aNewDomain.net — Is that story you read written by a journalist, a blogger or a marketer?
If it is written by a marketer it is native advertising.
The term and its sister term, “content marketing,” are huge buzzwords in advertising right now. And they’re more than buzzwords. The terms are what “big data” is to IT at this moment. Big data is on marketing radars, too.
But that’s the next story.
Definitions vary, but native advertising and content marketing are methods to mix advertising into the content people consume. Its success isn’t directly measured with how many conversions it creates, but how viral it becomes with tweets, shares, links, etc. It’s designed to be further removed from the hard sell, maybe not even mentioning the product at all because pushing the product with a hard pitch would make the reader feel fooled into clicking a disguised-banner ad. Instead the soft sell takes the reader to a page that has the company’s ads all over it, but not within the content.
For example, a blogger looking to write a story on texting and driving finds The 19 Most Ridiculous Texting Fails and works it into the story with a link. The content of this link is created by Virgin Atlantic’s marketing department, and the link is inserted into BuzzFeed’s website. BuzzFeed is a Virgin Atlantic Partner. Some of the texts are racy, and Virgin wouldn’t want to put its name to it. But on the page where the texts appear Virgin Atlantic has eight ads. The campaign is a success. The page has 65 comments, six thousand Facebook shares, 17 thousand likes and 642 tweets. People are seeing Virgin Atlantic ads sent by friends and colleagues.
Or if you watch MasterChef with Gordon Ramsey, chefs are challenged to make mouthwatering meals with Walmart steak, arguing that Walmart steaks are every bit as good as steak you would buy from the corner butcher. Does Ramsey really believe that? It doesn’t matter. Walmart inserted its advertising into the show as well as the surrounding commercials. Whether the steak is as good as if it came from the corner butcher isn’t nearly as important as finding a way around fast-forwarding through the commercial. The whole thing is a commercial. Some people will be disapointed at Ramsey for selling his name to Walmart, and others would think, Wow, Walmart has steak.
In the case of Virgin Atlantic, other than distracting us, the ad is harmless because it didn’t advertise itself as journalism. But there are stories that are disguised as journalism and written by marketing teams. The native advertising rate of use is increasing. Major online publications in the last year have partnered with native advertising providers. Publications like AP, The Washington Post, Mashable, and The Dallas Morning News all use this type of advertising.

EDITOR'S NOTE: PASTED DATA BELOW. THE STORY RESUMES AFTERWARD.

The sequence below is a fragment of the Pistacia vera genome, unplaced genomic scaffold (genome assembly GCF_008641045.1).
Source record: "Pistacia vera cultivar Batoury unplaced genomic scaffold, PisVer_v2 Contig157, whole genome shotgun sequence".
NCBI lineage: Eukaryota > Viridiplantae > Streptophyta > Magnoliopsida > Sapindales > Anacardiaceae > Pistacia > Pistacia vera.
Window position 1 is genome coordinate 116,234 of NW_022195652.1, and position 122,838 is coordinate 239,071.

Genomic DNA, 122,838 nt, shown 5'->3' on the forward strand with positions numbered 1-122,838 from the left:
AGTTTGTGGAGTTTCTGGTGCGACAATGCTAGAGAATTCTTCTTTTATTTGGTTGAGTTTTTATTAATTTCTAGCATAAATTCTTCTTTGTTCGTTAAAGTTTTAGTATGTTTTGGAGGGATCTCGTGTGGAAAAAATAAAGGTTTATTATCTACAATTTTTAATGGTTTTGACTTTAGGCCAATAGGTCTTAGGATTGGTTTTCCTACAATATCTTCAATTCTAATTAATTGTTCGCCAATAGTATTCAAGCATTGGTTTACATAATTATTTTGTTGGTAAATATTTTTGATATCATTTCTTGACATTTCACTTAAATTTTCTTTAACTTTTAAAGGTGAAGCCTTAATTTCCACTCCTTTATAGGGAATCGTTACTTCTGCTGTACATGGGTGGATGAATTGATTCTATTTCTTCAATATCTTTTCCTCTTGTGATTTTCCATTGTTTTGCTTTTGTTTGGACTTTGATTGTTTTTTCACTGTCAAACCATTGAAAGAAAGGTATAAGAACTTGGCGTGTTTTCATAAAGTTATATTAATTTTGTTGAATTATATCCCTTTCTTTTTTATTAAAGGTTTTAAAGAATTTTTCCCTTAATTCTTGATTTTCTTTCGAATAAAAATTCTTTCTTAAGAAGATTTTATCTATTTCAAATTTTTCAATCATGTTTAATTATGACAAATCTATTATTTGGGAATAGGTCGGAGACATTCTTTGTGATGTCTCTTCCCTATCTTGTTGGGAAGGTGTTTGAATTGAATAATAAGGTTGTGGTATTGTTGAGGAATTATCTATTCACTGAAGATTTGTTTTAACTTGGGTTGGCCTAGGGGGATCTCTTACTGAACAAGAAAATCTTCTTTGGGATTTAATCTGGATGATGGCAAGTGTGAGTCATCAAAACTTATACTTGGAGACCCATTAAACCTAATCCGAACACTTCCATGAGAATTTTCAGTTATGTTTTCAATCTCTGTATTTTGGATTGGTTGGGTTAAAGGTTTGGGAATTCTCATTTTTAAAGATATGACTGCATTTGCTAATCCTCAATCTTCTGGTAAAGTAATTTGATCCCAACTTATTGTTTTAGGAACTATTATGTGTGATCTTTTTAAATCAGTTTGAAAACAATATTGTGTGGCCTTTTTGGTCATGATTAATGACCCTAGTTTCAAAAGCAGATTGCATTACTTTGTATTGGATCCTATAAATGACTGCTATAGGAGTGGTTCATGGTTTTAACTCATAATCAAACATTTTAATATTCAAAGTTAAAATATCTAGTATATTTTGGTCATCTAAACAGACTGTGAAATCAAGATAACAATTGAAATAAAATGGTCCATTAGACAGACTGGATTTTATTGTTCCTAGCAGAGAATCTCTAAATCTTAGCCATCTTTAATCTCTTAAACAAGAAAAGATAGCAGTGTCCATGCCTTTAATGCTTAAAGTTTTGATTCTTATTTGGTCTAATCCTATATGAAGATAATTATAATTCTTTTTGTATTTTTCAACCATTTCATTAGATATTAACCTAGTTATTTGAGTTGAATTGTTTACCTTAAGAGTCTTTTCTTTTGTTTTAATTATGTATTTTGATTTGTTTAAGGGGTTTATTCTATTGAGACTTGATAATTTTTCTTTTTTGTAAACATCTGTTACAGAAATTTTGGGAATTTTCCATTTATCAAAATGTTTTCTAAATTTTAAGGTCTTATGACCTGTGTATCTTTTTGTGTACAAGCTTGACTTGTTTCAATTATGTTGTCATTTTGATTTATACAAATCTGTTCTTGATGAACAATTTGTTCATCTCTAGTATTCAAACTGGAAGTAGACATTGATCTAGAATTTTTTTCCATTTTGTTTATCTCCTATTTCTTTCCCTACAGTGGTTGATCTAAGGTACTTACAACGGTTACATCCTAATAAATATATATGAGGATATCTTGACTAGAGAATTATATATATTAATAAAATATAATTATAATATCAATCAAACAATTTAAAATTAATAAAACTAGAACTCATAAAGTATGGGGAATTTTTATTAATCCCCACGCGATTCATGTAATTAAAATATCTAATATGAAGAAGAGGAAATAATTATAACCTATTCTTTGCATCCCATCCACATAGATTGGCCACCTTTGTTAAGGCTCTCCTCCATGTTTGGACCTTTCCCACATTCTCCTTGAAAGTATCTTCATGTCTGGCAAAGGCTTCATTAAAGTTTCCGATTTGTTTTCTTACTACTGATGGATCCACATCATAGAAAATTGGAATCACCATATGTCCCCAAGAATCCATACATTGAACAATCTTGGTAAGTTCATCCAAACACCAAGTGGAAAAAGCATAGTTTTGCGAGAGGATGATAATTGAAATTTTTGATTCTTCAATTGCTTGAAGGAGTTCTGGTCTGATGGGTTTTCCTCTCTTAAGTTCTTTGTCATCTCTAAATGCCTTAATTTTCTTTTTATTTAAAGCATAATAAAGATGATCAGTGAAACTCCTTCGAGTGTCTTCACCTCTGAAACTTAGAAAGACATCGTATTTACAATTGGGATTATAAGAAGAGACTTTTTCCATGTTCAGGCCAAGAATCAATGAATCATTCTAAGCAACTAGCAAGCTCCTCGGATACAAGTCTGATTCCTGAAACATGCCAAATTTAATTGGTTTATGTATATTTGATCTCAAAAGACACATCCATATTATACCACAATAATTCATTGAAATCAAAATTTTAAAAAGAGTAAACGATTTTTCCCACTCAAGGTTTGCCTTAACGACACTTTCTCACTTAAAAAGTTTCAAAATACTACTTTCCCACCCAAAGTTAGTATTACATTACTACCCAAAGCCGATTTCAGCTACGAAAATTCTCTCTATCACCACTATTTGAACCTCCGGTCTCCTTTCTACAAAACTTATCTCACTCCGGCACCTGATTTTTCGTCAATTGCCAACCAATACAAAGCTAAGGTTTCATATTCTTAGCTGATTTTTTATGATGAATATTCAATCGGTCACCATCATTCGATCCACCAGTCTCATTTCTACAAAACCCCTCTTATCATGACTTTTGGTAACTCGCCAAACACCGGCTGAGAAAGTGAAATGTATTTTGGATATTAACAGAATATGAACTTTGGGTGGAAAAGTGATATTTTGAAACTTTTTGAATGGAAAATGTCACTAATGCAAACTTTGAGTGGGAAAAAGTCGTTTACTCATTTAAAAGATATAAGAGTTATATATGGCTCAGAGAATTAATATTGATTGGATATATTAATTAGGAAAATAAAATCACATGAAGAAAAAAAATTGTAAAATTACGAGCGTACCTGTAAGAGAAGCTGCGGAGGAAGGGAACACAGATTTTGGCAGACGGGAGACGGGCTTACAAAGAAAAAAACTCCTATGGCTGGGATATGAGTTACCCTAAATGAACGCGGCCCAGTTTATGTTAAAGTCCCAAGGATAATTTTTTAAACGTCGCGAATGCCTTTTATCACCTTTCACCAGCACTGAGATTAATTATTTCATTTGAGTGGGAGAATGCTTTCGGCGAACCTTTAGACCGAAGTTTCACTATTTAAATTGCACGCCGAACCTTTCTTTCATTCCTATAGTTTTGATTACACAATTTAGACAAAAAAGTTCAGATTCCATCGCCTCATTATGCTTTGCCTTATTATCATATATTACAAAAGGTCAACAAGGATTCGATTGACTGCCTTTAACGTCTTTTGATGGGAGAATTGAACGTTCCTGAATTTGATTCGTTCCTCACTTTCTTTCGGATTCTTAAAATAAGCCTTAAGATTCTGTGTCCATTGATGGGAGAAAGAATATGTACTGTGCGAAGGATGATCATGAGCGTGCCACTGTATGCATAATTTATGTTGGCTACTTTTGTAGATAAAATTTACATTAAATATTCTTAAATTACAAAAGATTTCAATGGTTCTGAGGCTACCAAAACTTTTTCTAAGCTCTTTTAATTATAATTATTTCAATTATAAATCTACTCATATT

The advertising industry is trying to define the line to indicate when an article is sponsored. Sometimes it can be impossible to tell, as in The Atlantic’s posting a story on the Church of Scientology. Apparently this story has become the bellwether of poor judgment for a publication to pass advertising off as journalism. The Atlantic has since gone to greater lengths to differentiate its native advertising from its non-sponsored content.
Then there are the more-obvious ads on the Yahoo home page that are somewhat incongruous to the other headlines. For example these three headlines are on my Yahoo news page:
By just reading the middle headline, I really don’t expect in-depth coverage on why razors are so expensive. And I’m not disappointed. In fact it links to dollarshaveclub.com and a self-launching irrelevant video crafted to go viral where the spokesman uses the F word, etc. That headline has replaced the banner ad at the top of the page that you don’t click on.
For those who are smart enough to know the first headline is a real story and the second story is an ad may not be as savvy when clicking on the first story. On the page,
NY Suing Wells Fargo in Mortgage Crisis Settlement, is the headline. On the other hand, the accompanying text that reads, “Approaching Obama Scandal could bring shame to the White House not seen since President Clinton (Stansberry Research),” is in Yahoo Financials. Not until you mouse over the content do you see the advertiser’s logo: AdChoices. Again you’re brought to a video that is promoting a financial product.
At its best — according to marketers — it’s a soft sell without an attempt for conversations, not immediate conversions. Its goal is to get people to talk about a product. The jewel in the crown is to have it go viral. Like the Virgin Atlantic ad. A well-crafted video, tweet blog or meme seen by millions because it got picked up in the vortex of all things social.
At its worst — again according to marketers — it is reworked marketing materials shoehorned into a disingenuous narrative. More are bad than good because advertisers are still finding the tools to do it right.
From a journalist’s view, it’s all bad. In fact the more effective it is, the worse it is because marketers are shaping the message instead of skeptical independent third parties.
But does that middle headline/advertisement on the Yahoo page — and there are more on the page — affect the quality of the other content on the page? The Wall Street Journal’s new editor Gerard Baker seems to thinks it does. Baker calls it a Faustian pact. As marketers erode the quality of content on venerable publications, they will drive away readers, making their ads less effective.
That’s partially why the industry is trying to define acceptable boundaries. And so is the U.S. government.
On December 4th, provided the government shutdown doesn’t upset its schedule, the FTC will host a workshop to “explore the blurring of digital ads with digital content.” The workshop will bring together publishing and advertising industry executives as well as consumer advocates, scholars and regulators.
For aNewDomain.net, I’m Dino Londis.